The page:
Ultrasound molecular imaging can characterize ovarian masses

Wednesday, November 30 | 1:30 p.m.-2:30 p.m. | W6-SSOB02-6 | E353C
Ultrasound molecular imaging (USMI) using a clinical-grade contrast agent shows promise for characterizing ovarian masses, according to this scientific presentation.

Dr. Neha Antil from Stanford University will discuss the findings, which explored the use of Kinase insert domain receptor (KDR)-targeted contrast microbubbles in such imaging and assessed how well it correlates with gold standard surgical histopathology (HPE).

In the team's study, USMI was performed in 24 women with complex ovarian masses and an age range of 48 to 79. KDR-targeted microbubbles were manually injected over 10 seconds followed by a 10 mL saline flush, all while imaging with B-mode and contrast mode side-by-side. The researchers acquired images starting with initial 45 seconds acquisition to capture the wash-in phase of KDR-targeted imaging. This was followed by a 10-second acquisition every two minutes until 30 minutes had passed.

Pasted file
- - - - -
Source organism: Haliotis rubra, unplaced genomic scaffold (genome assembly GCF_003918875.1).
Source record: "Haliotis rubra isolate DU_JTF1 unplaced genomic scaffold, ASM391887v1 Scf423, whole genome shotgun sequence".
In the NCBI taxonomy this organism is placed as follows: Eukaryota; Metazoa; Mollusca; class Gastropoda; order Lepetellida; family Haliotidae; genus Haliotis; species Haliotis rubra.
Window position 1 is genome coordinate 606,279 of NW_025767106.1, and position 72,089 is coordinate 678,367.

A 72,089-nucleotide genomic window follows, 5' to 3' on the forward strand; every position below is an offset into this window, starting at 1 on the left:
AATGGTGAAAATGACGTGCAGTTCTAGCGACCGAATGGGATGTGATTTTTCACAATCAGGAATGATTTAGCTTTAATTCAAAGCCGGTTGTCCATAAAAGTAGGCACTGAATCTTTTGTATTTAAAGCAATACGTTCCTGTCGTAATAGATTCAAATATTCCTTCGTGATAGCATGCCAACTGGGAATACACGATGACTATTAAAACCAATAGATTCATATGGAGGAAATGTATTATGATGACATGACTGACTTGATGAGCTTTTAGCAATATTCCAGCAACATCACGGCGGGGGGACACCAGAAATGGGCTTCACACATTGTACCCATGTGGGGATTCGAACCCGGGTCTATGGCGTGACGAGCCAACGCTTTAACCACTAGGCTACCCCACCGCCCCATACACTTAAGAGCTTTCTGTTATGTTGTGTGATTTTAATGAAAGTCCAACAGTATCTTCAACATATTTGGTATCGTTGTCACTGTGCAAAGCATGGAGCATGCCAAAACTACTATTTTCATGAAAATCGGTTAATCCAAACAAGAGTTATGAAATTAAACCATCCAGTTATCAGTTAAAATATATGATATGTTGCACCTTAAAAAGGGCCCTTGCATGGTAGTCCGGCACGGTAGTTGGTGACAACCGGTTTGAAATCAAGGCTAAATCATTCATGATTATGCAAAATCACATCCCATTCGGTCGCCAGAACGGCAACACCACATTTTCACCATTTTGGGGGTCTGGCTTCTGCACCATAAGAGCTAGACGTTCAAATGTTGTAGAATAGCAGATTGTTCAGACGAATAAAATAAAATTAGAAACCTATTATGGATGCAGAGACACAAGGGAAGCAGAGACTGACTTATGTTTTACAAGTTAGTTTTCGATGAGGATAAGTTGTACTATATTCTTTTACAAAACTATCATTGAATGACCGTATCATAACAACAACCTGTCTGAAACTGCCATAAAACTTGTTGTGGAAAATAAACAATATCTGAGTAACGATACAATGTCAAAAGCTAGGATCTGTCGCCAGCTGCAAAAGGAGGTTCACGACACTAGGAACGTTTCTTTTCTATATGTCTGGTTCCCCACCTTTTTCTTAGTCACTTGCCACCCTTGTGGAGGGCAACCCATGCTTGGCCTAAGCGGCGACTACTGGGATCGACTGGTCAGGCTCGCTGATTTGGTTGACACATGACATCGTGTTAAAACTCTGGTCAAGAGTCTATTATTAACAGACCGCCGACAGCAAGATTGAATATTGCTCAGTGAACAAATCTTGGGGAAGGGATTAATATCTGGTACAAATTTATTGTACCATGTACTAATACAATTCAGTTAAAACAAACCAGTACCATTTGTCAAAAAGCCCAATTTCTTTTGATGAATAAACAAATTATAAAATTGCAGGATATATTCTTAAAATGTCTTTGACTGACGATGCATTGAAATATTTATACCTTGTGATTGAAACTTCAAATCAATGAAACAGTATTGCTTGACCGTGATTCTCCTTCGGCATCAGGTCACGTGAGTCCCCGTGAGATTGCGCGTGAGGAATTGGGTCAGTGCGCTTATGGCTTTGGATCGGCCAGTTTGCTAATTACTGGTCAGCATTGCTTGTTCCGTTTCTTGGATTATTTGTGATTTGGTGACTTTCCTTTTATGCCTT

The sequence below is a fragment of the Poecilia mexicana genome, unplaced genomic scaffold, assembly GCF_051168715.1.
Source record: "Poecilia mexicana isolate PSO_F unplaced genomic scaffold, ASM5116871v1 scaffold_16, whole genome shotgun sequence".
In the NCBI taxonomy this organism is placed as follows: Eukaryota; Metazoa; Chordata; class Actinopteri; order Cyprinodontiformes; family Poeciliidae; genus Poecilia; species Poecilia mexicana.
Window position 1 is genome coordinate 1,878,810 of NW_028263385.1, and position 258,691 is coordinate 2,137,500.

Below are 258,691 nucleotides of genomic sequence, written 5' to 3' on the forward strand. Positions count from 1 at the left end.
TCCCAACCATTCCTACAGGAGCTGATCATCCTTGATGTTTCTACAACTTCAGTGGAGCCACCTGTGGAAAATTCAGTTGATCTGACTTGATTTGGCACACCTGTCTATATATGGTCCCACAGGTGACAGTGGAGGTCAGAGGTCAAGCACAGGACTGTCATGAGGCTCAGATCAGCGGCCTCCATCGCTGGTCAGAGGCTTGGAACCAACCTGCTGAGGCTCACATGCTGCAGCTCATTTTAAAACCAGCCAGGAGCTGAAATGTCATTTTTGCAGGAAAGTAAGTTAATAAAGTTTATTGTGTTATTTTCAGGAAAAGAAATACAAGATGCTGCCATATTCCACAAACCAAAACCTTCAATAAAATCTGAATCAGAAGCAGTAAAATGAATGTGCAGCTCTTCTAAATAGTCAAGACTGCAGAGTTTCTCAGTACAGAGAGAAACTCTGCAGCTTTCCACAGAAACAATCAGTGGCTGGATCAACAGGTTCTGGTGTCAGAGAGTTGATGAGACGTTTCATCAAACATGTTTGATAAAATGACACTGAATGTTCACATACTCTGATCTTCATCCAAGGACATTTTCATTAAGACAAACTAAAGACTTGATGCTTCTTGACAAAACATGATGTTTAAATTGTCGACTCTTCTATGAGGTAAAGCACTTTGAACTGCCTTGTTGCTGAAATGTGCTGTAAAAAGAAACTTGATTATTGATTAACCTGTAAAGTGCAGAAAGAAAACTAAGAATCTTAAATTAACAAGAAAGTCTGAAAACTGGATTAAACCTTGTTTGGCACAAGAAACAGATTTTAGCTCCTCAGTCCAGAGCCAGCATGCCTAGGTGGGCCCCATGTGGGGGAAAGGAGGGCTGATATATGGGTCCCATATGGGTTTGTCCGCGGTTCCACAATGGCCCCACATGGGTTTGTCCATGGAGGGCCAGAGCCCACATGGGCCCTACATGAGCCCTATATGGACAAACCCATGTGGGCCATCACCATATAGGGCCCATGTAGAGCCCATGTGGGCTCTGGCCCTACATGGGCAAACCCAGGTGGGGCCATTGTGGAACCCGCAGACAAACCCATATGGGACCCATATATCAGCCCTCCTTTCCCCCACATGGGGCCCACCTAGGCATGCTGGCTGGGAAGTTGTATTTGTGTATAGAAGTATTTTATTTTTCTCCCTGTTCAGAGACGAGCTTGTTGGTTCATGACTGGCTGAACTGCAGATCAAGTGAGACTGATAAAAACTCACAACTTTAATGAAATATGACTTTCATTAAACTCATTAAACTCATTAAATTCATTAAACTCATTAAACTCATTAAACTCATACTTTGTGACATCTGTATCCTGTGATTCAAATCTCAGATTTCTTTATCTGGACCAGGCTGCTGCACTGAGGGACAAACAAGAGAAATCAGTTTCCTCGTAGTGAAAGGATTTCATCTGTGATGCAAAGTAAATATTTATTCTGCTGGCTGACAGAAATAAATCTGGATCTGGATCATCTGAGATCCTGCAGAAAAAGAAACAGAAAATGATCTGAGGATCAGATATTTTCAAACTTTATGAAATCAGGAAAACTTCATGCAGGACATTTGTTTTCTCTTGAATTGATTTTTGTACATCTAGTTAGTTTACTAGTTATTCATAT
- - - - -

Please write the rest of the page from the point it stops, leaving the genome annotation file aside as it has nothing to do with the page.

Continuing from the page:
The team found that 22 of the 24 ovarian lesions were confirmed on surgical HPE. The other two were found outside the ovaries during surgery. These two were excluded from the final analysis. Out of the remaining 22 lesions, 13 were deemed to be malignant.

The group also found that qualitative USMI analysis showed a sensitivity of 76.92%, specificity of 77.78%, positive predictive value of 83.33%, and negative predictive value of 70%. Quantitative analysis showed USMI has a sensitivity of 100%, specificity of 88.89%, positive predictive value of 92.85%, and negative predictive value of 100% when compared with gold standard HPE, the researchers noted.

For more information on the team's findings, please attend this session.

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